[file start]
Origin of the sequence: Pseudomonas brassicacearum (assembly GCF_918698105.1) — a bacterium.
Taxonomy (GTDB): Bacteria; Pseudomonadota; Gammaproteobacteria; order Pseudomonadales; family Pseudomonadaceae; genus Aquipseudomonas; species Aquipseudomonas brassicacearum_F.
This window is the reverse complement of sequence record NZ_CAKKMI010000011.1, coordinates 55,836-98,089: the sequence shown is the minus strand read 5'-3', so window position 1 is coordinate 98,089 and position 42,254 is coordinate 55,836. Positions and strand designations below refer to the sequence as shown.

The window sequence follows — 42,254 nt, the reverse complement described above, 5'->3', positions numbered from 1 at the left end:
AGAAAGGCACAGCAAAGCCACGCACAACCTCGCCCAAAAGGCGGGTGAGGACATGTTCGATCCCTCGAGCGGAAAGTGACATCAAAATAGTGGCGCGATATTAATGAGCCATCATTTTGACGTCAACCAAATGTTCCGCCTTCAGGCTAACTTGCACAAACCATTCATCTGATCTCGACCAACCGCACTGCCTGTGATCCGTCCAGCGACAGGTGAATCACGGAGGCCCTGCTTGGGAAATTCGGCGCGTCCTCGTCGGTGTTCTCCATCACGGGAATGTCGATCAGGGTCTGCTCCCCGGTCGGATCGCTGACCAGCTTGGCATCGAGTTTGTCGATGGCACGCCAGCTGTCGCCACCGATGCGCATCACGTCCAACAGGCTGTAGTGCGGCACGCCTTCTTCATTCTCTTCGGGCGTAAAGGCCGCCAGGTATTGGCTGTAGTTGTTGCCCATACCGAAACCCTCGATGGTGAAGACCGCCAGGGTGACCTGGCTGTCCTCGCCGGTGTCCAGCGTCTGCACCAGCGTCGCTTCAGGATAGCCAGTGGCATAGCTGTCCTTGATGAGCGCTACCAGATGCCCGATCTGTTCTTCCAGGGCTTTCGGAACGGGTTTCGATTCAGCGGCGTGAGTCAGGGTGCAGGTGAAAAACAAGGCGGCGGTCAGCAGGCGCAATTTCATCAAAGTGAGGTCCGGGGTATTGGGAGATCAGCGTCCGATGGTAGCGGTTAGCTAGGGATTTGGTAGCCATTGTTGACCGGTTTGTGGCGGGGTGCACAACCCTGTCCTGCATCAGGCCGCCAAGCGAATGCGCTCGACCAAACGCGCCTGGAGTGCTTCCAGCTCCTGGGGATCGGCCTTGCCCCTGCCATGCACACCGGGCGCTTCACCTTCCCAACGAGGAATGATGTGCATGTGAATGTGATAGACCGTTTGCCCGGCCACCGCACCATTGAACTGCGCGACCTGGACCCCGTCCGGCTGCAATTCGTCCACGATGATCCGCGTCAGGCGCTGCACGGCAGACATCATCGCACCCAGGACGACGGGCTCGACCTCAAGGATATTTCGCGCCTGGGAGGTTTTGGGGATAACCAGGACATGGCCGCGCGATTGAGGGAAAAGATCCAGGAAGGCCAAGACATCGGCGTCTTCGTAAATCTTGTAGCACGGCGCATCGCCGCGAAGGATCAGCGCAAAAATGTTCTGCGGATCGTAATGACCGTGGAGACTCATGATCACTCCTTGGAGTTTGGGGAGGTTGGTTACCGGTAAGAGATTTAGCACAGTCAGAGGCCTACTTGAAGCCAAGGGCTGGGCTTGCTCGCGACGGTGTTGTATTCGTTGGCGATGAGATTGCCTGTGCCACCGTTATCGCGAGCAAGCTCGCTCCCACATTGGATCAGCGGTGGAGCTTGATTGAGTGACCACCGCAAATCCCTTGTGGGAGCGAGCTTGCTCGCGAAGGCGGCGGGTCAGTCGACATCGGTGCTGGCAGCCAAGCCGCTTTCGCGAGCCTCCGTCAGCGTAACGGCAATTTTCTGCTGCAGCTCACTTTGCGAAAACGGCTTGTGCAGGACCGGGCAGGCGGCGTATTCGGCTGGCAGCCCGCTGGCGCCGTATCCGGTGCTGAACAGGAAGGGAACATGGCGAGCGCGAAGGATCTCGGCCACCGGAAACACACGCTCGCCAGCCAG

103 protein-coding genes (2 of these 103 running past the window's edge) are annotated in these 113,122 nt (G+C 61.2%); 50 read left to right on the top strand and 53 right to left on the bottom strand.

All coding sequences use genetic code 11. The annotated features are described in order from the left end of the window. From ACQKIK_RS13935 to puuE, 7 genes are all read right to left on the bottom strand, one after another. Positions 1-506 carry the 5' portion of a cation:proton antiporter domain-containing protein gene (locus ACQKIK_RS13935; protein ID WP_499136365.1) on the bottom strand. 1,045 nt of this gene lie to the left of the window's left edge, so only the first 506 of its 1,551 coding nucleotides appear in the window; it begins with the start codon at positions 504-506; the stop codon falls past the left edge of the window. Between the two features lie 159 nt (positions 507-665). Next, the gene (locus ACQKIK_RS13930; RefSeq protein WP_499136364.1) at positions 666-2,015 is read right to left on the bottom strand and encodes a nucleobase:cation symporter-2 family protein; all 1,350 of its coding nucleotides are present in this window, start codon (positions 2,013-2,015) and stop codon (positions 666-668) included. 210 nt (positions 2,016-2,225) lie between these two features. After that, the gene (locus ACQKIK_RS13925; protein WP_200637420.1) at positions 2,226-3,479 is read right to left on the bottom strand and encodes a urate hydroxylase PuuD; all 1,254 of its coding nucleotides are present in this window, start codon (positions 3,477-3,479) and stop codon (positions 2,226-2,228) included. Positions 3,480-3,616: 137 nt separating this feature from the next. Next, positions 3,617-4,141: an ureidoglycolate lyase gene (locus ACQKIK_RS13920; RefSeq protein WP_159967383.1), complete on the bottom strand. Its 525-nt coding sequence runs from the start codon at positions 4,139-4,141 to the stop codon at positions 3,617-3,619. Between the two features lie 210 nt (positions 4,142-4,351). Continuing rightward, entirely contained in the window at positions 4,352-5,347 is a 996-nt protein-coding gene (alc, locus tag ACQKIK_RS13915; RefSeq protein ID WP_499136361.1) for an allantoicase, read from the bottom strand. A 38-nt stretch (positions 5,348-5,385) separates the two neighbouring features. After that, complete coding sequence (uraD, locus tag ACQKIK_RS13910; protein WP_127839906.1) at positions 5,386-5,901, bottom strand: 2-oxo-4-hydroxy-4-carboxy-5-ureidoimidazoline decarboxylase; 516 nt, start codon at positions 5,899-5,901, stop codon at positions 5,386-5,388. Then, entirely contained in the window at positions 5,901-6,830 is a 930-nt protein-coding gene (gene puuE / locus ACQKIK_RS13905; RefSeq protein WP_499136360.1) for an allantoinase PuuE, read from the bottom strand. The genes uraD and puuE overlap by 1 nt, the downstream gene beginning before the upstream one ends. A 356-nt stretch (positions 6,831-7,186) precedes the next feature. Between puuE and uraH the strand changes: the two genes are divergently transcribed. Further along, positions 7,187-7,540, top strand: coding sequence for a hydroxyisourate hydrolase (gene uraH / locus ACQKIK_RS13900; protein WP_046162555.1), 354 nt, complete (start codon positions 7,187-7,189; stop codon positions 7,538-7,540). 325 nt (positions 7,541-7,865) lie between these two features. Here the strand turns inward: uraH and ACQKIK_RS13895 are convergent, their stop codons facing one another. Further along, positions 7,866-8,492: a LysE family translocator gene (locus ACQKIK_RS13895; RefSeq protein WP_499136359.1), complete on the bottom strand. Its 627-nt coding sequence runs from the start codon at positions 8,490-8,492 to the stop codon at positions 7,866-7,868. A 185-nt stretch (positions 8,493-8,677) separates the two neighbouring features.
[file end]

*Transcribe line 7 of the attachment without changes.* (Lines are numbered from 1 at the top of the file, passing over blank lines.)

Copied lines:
All coding sequences use genetic code 11. The annotated features are described in order from the left end of the window. From ACQKIK_RS13935 to puuE, 7 genes are all read right to left on the bottom strand, one after another. Positions 1-506 carry the 5' portion of a cation:proton antiporter domain-containing protein gene (locus ACQKIK_RS13935; protein ID WP_499136365.1) on the bottom strand. 1,045 nt of this gene lie to the left of the window's left edge, so only the first 506 of its 1,551 coding nucleotides appear in the window; it begins with the start codon at positions 504-506; the stop codon falls past the left edge of the window. Between the two features lie 159 nt (positions 507-665). Next, the gene (locus ACQKIK_RS13930; RefSeq protein WP_499136364.1) at positions 666-2,015 is read right to left on the bottom strand and encodes a nucleobase:cation symporter-2 family protein; all 1,350 of its coding nucleotides are present in this window, start codon (positions 2,013-2,015) and stop codon (positions 666-668) included. 210 nt (positions 2,016-2,225) lie between these two features. After that, the gene (locus ACQKIK_RS13925; protein WP_200637420.1) at positions 2,226-3,479 is read right to left on the bottom strand and encodes a urate hydroxylase PuuD; all 1,254 of its coding nucleotides are present in this window, start codon (positions 3,477-3,479) and stop codon (positions 2,226-2,228) included. Positions 3,480-3,616: 137 nt separating this feature from the next. Next, positions 3,617-4,141: an ureidoglycolate lyase gene (locus ACQKIK_RS13920; RefSeq protein WP_159967383.1), complete on the bottom strand. Its 525-nt coding sequence runs from the start codon at positions 4,139-4,141 to the stop codon at positions 3,617-3,619. Between the two features lie 210 nt (positions 4,142-4,351). Continuing rightward, entirely contained in the window at positions 4,352-5,347 is a 996-nt protein-coding gene (alc, locus tag ACQKIK_RS13915; RefSeq protein ID WP_499136361.1) for an allantoicase, read from the bottom strand. A 38-nt stretch (positions 5,348-5,385) separates the two neighbouring features. After that, complete coding sequence (uraD, locus tag ACQKIK_RS13910; protein WP_127839906.1) at positions 5,386-5,901, bottom strand: 2-oxo-4-hydroxy-4-carboxy-5-ureidoimidazoline decarboxylase; 516 nt, start codon at positions 5,899-5,901, stop codon at positions 5,386-5,388. Then, entirely contained in the window at positions 5,901-6,830 is a 930-nt protein-coding gene (gene puuE / locus ACQKIK_RS13905; RefSeq protein WP_499136360.1) for an allantoinase PuuE, read from the bottom strand. The genes uraD and puuE overlap by 1 nt, the downstream gene beginning before the upstream one ends. A 356-nt stretch (positions 6,831-7,186) precedes the next feature. Between puuE and uraH the strand changes: the two genes are divergently transcribed. Further along, positions 7,187-7,540, top strand: coding sequence for a hydroxyisourate hydrolase (gene uraH / locus ACQKIK_RS13900; protein WP_046162555.1), 354 nt, complete (start codon positions 7,187-7,189; stop codon positions 7,538-7,540). 325 nt (positions 7,541-7,865) lie between these two features. Here the strand turns inward: uraH and ACQKIK_RS13895 are convergent, their stop codons facing one another. Further along, positions 7,866-8,492: a LysE family translocator gene (locus ACQKIK_RS13895; RefSeq protein WP_499136359.1), complete on the bottom strand. Its 627-nt coding sequence runs from the start codon at positions 8,490-8,492 to the stop codon at positions 7,866-7,868. A 185-nt stretch (positions 8,493-8,677) separates the two neighbouring features.